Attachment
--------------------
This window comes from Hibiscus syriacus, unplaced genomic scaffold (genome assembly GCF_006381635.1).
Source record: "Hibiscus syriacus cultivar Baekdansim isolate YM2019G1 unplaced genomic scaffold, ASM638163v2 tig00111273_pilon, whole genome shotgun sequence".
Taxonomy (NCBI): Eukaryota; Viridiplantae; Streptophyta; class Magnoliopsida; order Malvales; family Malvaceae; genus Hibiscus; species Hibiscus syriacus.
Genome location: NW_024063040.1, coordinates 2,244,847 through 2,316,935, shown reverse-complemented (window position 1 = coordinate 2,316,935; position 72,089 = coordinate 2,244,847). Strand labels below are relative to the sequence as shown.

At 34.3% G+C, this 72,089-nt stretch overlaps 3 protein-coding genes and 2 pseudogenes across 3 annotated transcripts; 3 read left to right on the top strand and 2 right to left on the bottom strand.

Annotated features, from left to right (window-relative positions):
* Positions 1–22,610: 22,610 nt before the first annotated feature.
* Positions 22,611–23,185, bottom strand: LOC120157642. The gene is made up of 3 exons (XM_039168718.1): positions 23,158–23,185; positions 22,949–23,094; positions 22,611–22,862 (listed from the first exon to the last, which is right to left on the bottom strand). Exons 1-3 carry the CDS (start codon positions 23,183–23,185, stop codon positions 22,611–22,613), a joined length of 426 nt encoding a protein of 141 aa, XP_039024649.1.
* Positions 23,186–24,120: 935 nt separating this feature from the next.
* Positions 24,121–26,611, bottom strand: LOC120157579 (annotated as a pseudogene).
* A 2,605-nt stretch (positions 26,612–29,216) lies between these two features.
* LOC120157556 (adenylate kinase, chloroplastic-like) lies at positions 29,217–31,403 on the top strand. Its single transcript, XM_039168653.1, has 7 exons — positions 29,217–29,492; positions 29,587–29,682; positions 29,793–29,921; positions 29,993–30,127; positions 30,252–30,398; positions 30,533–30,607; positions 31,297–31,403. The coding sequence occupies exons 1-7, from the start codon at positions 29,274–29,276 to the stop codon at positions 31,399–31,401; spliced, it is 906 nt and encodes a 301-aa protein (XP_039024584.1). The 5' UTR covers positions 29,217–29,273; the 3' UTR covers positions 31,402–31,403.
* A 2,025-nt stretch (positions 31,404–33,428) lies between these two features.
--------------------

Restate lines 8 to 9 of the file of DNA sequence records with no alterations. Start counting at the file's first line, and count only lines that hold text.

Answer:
* Positions 22,611–23,185, bottom strand: LOC120157642. The gene is made up of 3 exons (XM_039168718.1): positions 23,158–23,185; positions 22,949–23,094; positions 22,611–22,862 (listed from the first exon to the last, which is right to left on the bottom strand). Exons 1-3 carry the CDS (start codon positions 23,183–23,185, stop codon positions 22,611–22,613), a joined length of 426 nt encoding a protein of 141 aa, XP_039024649.1.
* Positions 23,186–24,120: 935 nt separating this feature from the next.